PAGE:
Programming

What’s better, small or big?

Sunday, February 12th, 2006

To start out at a small software firm, or to go with one of the big guys? I’m wondering myself what the right decision is, what advice I’d give someone.

On the one hand, big guys mean bigger projects, more formally managed projects, and at least from that point of view, harder “software engineering” problems.

Small firms are less formally managed, but you may be pushing some technology to the limit, rather than just providing some service (however essential it might be) to the company. It’s the software that matters, not “the System.” And you’ll probably be working with better coders. (The best coders fill up the small shops, whereas they are just diamonds in the rough at the bigger shops).

In either case, this is turning into one of those things your parents always warned you about. You know, when they say it isn’t about the company, but it’s about you and what you put into it. Just like college was. I honestly could have gotten just as much out of college with a library card and Internet connection, and lots of free time.

Now that I’m moving up to the “real world,” I keep thinking: no matter what I do, it’s gonna be my responsibility to grow my skills and knowledge, and no one else’s.

It’s definitely going to be an interesting year…

Site cross-pollination – check out h2h

Tuesday, December 13th, 2005

I just wanted to mention that earlier today I finally got hand tracking working on my final project for my Motion Capture / Computer Vision class. You can now connect a webcam to your computer, load up my GTK+ program, and watch boxes with crosshairs follow your hands accurately as you move them across the screen.

Pretty awesome, no? Check out the project if you haven’t yet, its MoinMoin wiki is here. I might post up a video of it in action soon.

It uses a clever skintone detection algorithm across the RGB colorspace, along with clever segmentation of the regions of interest to determine the cardinal direction a hand is moving in and retargeting the box to the new area and running the algorithm again. I am quite happy with the results. It can only get better, but it’s already pretty fun to play with.

Disclosure: I have never read “Design Patterns”

Sunday, November 27th, 2005

But I decided I will now. Gonna buy this introduction plus the original by the Gang of Four in the next couple of days. Shame on me for waiting this long.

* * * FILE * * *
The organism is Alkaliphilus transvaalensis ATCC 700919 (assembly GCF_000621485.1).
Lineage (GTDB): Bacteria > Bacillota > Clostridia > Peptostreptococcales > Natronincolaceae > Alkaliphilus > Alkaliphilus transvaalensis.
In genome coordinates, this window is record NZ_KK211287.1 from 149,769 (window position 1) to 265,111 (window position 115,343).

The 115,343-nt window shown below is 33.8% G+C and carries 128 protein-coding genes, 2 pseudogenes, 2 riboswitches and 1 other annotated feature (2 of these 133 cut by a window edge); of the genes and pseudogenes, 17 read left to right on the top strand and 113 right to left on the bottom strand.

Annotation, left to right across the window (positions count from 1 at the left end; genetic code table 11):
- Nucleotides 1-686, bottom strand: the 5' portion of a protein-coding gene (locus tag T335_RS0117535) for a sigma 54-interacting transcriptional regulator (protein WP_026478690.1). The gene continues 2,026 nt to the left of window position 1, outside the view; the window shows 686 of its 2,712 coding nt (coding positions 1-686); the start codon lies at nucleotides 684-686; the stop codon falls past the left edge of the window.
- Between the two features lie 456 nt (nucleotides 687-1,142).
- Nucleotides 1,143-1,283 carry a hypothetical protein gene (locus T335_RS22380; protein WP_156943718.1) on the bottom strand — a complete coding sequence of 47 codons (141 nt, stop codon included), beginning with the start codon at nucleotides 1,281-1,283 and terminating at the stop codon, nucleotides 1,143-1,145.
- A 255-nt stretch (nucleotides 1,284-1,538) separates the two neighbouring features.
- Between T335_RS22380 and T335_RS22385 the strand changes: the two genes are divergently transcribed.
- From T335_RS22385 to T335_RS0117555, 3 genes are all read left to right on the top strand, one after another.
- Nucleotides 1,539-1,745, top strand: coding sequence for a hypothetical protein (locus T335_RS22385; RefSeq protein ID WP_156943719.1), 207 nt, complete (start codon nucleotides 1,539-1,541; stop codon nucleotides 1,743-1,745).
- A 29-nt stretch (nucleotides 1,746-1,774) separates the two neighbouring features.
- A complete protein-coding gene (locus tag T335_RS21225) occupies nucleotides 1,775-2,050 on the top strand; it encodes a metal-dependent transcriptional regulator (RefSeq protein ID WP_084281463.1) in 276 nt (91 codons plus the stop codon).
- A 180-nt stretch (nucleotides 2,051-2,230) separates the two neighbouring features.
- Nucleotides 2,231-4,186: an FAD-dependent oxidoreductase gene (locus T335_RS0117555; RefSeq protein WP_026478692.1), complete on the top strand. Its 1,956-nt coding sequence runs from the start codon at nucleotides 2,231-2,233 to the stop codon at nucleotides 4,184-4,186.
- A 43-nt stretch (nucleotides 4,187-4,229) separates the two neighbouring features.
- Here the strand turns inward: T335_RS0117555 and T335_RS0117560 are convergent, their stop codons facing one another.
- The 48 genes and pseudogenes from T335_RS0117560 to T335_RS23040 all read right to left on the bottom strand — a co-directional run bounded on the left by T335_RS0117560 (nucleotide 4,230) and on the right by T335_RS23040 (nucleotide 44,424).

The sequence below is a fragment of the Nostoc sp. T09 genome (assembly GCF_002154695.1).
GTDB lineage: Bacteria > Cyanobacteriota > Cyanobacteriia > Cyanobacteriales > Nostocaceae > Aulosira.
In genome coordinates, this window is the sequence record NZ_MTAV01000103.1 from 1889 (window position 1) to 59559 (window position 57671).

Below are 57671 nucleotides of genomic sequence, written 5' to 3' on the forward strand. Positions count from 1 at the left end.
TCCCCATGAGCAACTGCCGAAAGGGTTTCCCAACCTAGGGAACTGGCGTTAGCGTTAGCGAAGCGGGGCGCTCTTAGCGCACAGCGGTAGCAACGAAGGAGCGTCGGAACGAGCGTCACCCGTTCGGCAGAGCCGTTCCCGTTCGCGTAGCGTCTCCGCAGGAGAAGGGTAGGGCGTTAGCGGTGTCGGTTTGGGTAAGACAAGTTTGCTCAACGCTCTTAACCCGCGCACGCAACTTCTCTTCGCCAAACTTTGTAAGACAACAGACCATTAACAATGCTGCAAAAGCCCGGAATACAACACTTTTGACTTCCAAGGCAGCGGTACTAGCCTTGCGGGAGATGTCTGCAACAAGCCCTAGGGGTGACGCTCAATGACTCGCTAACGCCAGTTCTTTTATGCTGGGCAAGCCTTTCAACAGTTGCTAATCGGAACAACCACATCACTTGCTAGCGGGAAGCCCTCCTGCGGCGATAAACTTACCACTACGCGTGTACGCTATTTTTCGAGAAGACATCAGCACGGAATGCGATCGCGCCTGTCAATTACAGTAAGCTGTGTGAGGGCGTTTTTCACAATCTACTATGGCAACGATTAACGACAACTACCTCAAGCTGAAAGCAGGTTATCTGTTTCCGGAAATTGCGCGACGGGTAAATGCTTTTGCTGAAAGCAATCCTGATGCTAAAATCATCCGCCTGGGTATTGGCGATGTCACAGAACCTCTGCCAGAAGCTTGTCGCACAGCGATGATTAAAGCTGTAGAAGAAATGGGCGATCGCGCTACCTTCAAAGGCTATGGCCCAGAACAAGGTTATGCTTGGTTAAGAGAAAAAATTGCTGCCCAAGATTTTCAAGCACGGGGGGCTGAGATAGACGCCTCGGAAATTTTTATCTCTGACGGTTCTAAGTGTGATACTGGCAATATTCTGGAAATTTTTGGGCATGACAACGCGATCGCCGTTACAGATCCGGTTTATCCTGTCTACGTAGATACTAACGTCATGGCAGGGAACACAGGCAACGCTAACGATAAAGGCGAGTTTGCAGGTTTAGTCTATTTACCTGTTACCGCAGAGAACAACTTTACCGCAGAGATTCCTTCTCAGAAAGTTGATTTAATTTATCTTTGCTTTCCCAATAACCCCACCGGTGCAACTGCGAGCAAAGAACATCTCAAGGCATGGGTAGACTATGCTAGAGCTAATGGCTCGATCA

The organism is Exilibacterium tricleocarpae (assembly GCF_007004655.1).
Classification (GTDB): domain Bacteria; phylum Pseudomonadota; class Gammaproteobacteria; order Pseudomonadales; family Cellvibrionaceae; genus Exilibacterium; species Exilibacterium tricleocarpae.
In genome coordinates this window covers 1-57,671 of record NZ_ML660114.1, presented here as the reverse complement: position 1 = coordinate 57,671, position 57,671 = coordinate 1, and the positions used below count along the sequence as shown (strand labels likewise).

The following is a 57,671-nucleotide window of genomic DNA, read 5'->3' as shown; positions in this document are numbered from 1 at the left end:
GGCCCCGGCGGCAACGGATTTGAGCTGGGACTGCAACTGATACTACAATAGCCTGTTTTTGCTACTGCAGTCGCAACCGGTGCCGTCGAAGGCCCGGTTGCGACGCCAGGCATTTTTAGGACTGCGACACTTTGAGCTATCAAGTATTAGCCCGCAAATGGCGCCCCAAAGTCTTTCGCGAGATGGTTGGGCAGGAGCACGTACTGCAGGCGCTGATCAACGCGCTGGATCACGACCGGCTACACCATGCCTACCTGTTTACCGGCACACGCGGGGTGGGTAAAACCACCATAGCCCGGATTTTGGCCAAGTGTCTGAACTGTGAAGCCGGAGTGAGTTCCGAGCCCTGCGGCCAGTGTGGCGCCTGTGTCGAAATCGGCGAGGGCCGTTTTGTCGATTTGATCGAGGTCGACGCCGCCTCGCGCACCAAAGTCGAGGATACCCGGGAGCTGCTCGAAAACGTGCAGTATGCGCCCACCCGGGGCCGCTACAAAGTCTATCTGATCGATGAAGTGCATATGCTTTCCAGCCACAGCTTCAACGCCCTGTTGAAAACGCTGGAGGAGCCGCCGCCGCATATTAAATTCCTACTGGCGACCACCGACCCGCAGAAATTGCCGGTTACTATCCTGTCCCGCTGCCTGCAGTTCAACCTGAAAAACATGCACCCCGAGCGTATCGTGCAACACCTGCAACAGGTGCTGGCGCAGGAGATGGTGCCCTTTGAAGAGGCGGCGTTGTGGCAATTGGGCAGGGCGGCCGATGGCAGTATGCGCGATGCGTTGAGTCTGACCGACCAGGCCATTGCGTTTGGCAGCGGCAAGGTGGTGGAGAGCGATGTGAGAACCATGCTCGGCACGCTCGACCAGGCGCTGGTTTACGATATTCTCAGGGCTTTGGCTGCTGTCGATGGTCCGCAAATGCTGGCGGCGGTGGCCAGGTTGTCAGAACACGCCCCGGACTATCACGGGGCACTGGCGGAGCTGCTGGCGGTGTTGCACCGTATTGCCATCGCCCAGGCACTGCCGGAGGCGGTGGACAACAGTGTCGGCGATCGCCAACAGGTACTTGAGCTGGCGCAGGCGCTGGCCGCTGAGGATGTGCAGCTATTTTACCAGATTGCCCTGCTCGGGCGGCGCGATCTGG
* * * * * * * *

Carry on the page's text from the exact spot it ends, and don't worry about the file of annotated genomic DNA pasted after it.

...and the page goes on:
Slashdot comes through for once: on the viability of open source “business”

Monday, November 21st, 2005

There’s also a larger problem with this approach – it sucks for small companies trying to become bigger.

If you are only able to profit off of service contracts, you can’t ‘write once, reach many’ like you can with COTS software. Moreover, companies like IBM and Novell which have large established sales and service teams will win all the larger contracts.

If you write a great peice of software, and then have to sell, educate the customer AND hire/train all the workforce, how much time are you going to have to devote to Rev. 2 of your world beating product?

Whenever folks talk about OSS in the context of markets, I think it should be with a jaundiced eye towards our “helpmates” at IBM, Novell, SAP/MySQL and Sun.

Ultimately, IBM et al are about making money for shareholders, if they didn’t see that as the likley outcome, they would not be out there pimping OSS.

I think a world where software is only ‘sold’ in the context of a service contract is bad for the next great idea. OSS is great in its place, but to preclude software for sale isn’t the answer.

The truth hurts for Free Software zealots, but it’s the truth.

Free Software isn’t about eliminating proprietary software, at least it shouldn’t be. It should be about developing a free system for development, learning, and sharing, because we can.

The MDI Plague and Window Management Woes

Saturday, November 19th, 2005

There is a nice article on Wikipedia that discusses the multiple document interface, a horrible hack that took hold in the Windows world to deal with the fact that Microsoft’s default window manager was inadequate to handle multiple windows existing under the same application.

I think Mac OS/OS X handles the MDI plague best by simply grouping all application windows under a single application class, with a single menubar. But usability experts have debated whether that makes the most sense, since the menubar can change, for example, depending on what window is in focus. I think users get used to that, and it also allows the menubar to be as long as necessary while the window can remain as small as necessary. That’s a nice win.

However, given our current model on *nix/Windows of menubars for every reasonably complex window, and given the lack of the MDI hack in GTK+, we do have a mess for applications that need more than one window to operate properly, i.e. Glade and The Gimp.